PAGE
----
I was invited to speak with a class of journalism students over at King’s College yesterday. For an hour or so I rambled on about reporting war stories, forgot people’s names, and used a bunch of swear words. The students were forgiving, or at least tolerant, and asked good questions with an energy and enthusiasm I vaguely recall from my earlier years, like say 2019. The kids are alright.

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Tim Bousquet is the editor and publisher of the Halifax Examiner. Twitter @Tim_Bousquet Mastodon

Jennifer Henderson is a freelance journalist and retired CBC News reporter.

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  1. Using temporary employees, even when the cost is higher, has been a government accounting trick for years. It lets governments claim they are being fiscally responsible by holding the line on staffing and wages, while they hope the short-term costs don’t get out of control, and the long-term costs are someone else’s problem. Those long term costs are not just financial – temporary employees may enjoy higher income, but they have no job security. Mortgages and even renting may be harder to arrange, and people on a treadmill of temporary assignments (nursing and otherwise) may be less willing to commit to a community, start families, and so on. Even when temp workers remain in the same town, assignment to different facilities means loss of institutional knowledge, making workplaces less efficient. Temp workers also weaken unions, which some governments see as a benefit, and the private agencies that supply temp workers make profits, which leave the city, and often the country, but which do benefit investors. (For example,

  2. “Nurses face disciplinary action by the College of Nurses if they speak out publicly about working conditions”. As a retired nurse who at one time was involved with the College of Nurses of NS, I find this hard to believe. Has any nurse actually been investigated or discipline for speaking out publicly about working conditions? I would say this is part of the nurse’s professional responsibility to advocate for her colleagues and for patient safety.

  3. Travel nurses I spoke with earn $70-$80 per hour, as do others at competing private agencies. Many have less than 5 years experience. RNs employed by Nova Scotia Health top out at $43 an hour, including those with 25 years experience. As I reported Tues, most travel nurses do not receive health or pension benefits from their private employer, as Colin May points out. Still leaves quite a gap.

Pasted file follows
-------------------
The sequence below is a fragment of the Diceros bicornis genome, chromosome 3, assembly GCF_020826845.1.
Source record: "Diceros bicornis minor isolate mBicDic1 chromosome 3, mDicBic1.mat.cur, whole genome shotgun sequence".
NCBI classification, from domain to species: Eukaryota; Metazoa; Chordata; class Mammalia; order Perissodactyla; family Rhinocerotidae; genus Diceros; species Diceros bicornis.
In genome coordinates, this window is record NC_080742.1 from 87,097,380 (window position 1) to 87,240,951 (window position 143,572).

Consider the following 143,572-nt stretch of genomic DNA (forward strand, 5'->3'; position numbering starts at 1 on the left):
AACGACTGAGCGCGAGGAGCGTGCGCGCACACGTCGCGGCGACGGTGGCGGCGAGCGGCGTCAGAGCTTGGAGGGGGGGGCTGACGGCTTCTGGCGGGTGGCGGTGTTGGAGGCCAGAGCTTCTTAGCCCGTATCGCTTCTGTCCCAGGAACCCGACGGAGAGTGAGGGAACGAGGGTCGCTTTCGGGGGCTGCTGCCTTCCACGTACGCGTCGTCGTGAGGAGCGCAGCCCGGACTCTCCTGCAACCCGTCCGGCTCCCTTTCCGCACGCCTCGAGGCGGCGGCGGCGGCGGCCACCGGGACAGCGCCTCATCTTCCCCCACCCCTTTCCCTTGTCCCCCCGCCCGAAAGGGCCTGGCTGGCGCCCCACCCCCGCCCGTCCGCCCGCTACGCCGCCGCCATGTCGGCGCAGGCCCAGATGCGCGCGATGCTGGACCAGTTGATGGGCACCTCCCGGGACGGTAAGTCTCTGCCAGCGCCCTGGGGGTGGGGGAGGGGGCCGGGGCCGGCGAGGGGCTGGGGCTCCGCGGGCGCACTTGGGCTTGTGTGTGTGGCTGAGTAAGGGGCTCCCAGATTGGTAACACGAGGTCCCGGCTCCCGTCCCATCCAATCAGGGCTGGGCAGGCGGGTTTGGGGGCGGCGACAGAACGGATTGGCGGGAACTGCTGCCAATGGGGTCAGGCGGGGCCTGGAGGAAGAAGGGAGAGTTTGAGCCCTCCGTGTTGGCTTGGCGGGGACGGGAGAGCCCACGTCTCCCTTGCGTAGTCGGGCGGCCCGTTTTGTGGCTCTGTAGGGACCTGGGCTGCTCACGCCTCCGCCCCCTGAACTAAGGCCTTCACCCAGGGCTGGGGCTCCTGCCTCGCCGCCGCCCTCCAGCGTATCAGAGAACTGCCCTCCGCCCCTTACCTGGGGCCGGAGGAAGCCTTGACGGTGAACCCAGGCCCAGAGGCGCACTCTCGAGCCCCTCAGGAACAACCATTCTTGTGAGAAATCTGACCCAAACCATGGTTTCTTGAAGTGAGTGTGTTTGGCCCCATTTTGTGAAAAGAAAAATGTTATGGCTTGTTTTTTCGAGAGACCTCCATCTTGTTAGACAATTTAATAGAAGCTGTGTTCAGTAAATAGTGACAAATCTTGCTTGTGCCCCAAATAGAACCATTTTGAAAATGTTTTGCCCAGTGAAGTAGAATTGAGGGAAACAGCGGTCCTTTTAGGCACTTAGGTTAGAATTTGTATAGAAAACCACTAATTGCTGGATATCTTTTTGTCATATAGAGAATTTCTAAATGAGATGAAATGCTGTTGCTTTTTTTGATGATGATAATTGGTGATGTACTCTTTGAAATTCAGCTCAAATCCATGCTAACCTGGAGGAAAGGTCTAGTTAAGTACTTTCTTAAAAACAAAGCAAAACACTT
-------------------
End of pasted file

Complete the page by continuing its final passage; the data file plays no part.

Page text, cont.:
4. A regular nurse working for the province will receive a salary, and the employer will ,pay CPP and EI and contribute to a pension plan and contribute to a health and dental plan. The total cost of a private nurse is not twice the cost of a nurse employed by a health authority. A union should cease misleading journalists and the public.

    1. So, Colin, your hypothesis seems to be that $70 -$80 per hour is not as expensive (or not nearly as expensive) as those super expensive unionized nurses. Let’s test that hypothesis:
      Maximum Employer paid portion of CPP contributions are $3,754.45 per year.
      Maximum Employer paid portion of EI contributions are $1403.43 per year.
      So……those pesky overpaid unionized nurses are costing the hard working tax payers $5,157.88 a year in employer paid CPP and EI benefits.
      So……$5,157.88 per year divided by 52 weeks, divided by 40 hours per week = $2.48 per hour of employer paid CPP and EI contributions.
      So…….if you subtract the $2.48 per hour employee paid CPP and EI deductions from a $70 per hour private nursing fee, the remaining sum is $67.52.
      So……if you subtract the $43.00 per hour wage from the $67.52, the province is still paying $24.52 more per hour for the private nurses.
      Not sure what defined benefit contributions would be but I’m pretty sure they don’t exceed the $24.52 per hour that is being charged to the province.
      It’s funny how the narrative that ‘unions are ripping off the taxpayer’ changes when your actually try to look at the facts.

      1. If he travel nurses are being paid $70-80, then their hourly cost to NS Health would be much higher than that because it would also have to cover the costs incurred by the agencies that supply the nurses (recruiting costs, travel and living costs, etc) and a profit margin for the agencies. The differential on cost to NS Health for hiring travel nurses instead of staff nurses could easily be twice what you estimate based on their wages.

        1. Maybe nursing is different but when I was an engineer I got billed out to other companies at about 2.5x my salary.

          So a nurse that is being billed out at (conservatively) $160 an hour, working 48 hours a week is costing ~$8000 a week, or the same amount the average Nova Scotian pays in both federal and provincial taxes. This isn’t sustainable.